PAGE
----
- What is the Median Female Earnings?
- What is the Median Male Earnings?
- What is the Median Female Earnings (Full Time)?
- What is the Median Male Earnings (Full Time)?
- What is the Median Earnings Less Than High School?
- What is the Median Earnings High School?
- What is the Median Earnings Some College or Associates?
- What is the Median Earnings Bachelor Degree?
- What is the Median Earnings Graduate or Professional Degree?
- What is the Percent Earning less than $10,000?
The median earnings of Rio Grande City Micro Area (TX) was $15,621 in 2013.
Earnings and Gender
Earnings and Education
Jobs and Earnings Datasets Involving Rio Grande City Micro Area (TX)
- API data.texas.gov | Last Updated 2017-02-10T18:35:11.000Z
Find information on population, income, jobs, wages, graduation rates, highways, water and healthcare for the Comptroller's 12 Economic Regions.
- API data.austintexas.gov | Last Updated 2017-08-14T11:59:27.000Z
City of Austin current budget fiscal year Operating Budget showing budget versus expenditures. This budget is at the Fund, Department, Unit level. This data set includes a build date and will be updated on a quarterly basis. The data contained in this data set is for informational purposes. Certain Austin Energy budget items have been excluded as competitive matters under Texas Government Code Section 552.133 and City Council Resolution 20051201-002. The comparison of actual expenditures to budget may appear inconsistent. That is because base wages for personnel are fully budgeted in the expense categories regular wages—full-time, regular wages—part-time or regular wages—civil service. The budget does not assume expenditure levels for the various leave categories, such as sick pay, vacation pay, or jury leave. However, actual expenses for various leave categories are recorded based on timesheet coding. The result is that actual expenditures for regular wages are spread across multiple expense categories while the budget is shown in one expense category. Personnel savings is budgeted to account for the likely savings in personnel costs generated through attrition. However, the savings is realized in the expense categories regular wages—full-time, regular wages—part-time and regular wages—civil service. Therefore, the actual expenditures in the personnel savings expense category will always be zero.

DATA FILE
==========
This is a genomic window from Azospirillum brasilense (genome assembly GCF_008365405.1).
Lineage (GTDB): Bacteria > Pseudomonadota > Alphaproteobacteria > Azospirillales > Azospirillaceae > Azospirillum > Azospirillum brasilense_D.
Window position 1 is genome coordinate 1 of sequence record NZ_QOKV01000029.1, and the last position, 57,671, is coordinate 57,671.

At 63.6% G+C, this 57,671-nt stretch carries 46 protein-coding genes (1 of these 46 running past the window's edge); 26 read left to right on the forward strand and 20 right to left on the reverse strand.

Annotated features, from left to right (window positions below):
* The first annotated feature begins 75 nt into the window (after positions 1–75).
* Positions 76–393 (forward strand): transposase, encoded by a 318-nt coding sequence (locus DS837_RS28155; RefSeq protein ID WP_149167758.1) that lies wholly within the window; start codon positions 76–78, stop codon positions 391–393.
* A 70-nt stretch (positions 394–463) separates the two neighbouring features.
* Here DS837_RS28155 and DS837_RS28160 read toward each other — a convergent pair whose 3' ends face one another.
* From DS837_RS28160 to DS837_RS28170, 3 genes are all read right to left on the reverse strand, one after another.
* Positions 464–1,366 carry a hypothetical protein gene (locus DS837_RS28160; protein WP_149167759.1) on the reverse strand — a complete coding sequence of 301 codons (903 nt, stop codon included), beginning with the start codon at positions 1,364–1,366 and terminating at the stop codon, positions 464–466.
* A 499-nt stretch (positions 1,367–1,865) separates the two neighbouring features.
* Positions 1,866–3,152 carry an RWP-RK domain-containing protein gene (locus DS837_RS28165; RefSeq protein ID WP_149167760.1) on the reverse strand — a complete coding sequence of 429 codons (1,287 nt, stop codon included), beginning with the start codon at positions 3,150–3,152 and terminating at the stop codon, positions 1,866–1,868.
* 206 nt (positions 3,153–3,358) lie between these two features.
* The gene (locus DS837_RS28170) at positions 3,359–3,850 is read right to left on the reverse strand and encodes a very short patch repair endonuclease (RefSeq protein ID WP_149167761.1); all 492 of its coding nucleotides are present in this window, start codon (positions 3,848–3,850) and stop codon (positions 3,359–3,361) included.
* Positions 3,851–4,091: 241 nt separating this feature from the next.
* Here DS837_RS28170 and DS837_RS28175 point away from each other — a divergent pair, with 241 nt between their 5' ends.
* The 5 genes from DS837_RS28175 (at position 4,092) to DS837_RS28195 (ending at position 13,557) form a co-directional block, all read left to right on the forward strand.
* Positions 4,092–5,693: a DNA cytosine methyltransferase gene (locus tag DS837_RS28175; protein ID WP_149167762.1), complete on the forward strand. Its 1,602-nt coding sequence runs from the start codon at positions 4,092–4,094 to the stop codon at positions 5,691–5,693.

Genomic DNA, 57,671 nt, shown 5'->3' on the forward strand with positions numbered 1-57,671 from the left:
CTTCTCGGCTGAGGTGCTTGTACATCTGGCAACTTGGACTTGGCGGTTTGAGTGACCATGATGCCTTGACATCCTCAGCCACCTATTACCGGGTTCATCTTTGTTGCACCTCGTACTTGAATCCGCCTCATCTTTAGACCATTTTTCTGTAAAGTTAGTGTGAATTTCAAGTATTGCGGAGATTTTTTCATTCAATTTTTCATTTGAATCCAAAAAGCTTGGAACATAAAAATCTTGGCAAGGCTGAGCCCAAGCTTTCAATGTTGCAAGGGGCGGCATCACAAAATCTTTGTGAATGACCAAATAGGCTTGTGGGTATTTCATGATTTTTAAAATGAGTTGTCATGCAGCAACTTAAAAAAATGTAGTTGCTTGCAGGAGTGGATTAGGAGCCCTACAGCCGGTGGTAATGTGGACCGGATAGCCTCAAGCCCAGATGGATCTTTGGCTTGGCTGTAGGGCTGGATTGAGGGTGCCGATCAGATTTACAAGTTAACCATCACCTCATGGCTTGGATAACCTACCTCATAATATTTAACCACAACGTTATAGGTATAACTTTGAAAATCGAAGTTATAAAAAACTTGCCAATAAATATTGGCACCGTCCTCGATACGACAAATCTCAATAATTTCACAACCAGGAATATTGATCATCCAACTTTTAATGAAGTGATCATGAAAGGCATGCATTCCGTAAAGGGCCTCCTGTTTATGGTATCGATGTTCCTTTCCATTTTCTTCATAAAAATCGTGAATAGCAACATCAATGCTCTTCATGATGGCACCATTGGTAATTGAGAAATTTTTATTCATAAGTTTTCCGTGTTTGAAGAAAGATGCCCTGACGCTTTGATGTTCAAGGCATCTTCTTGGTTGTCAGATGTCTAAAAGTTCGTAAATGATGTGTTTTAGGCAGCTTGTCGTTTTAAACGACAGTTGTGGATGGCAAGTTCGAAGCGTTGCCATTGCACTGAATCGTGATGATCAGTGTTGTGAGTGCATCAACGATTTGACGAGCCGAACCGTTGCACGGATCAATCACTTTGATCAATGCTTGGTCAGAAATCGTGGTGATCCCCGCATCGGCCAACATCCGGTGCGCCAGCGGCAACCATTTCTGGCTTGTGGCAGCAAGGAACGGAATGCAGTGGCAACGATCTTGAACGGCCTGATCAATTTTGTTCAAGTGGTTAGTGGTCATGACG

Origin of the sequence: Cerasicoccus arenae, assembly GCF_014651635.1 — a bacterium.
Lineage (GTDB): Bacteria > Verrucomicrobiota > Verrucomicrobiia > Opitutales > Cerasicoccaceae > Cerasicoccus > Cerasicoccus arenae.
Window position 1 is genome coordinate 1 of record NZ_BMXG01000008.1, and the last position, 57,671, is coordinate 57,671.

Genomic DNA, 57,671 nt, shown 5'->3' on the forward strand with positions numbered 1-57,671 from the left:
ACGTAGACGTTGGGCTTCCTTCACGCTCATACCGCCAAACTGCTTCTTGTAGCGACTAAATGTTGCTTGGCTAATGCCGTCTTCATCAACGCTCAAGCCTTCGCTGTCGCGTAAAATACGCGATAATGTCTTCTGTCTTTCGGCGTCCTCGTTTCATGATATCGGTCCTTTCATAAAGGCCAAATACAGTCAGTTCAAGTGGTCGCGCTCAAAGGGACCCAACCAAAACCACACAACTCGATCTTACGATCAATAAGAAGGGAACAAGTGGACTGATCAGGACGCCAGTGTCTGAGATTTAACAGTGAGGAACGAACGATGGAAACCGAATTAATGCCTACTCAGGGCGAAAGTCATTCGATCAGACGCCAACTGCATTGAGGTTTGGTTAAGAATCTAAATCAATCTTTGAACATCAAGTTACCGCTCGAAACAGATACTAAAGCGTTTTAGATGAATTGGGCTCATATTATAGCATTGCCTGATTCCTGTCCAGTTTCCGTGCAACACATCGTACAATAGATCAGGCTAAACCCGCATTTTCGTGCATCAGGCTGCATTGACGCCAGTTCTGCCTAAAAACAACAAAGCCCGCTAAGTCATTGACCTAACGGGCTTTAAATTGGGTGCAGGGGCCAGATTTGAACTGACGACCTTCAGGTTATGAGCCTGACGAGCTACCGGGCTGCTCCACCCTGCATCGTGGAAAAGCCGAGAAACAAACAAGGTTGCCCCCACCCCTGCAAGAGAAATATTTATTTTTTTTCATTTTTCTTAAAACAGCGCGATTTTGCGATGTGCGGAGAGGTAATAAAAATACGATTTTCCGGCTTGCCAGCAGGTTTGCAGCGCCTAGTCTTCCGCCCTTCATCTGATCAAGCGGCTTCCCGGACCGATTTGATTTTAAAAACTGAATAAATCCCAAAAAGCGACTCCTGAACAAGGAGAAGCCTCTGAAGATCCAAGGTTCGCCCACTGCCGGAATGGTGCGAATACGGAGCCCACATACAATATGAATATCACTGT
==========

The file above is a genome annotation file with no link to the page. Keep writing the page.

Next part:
- API data.austintexas.gov | Last Updated 2015-08-14T21:56:37.000Z
City of Austin FY 2016 Proposed operating budget showing expenditures by line item detail. The Proposed Budget is at the Fund, Department, Program, Activity, Unit and Expense Code level. The information contained in this data set is for informational purposes for viewing and downloading and includes personnel, contractual and commodities. Certain Austin Energy budget items have been excluded as competitive matters under Texas Government Code Section 552.133 and City Council Resolution 20051201-002.
- API data.texas.gov | Last Updated 2017-07-19T02:52:04.000Z
These entities received mixed beverage tax revenue from permit holders located in the city or county respectively.
- API data.texas.gov | Last Updated 2017-07-19T02:51:57.000Z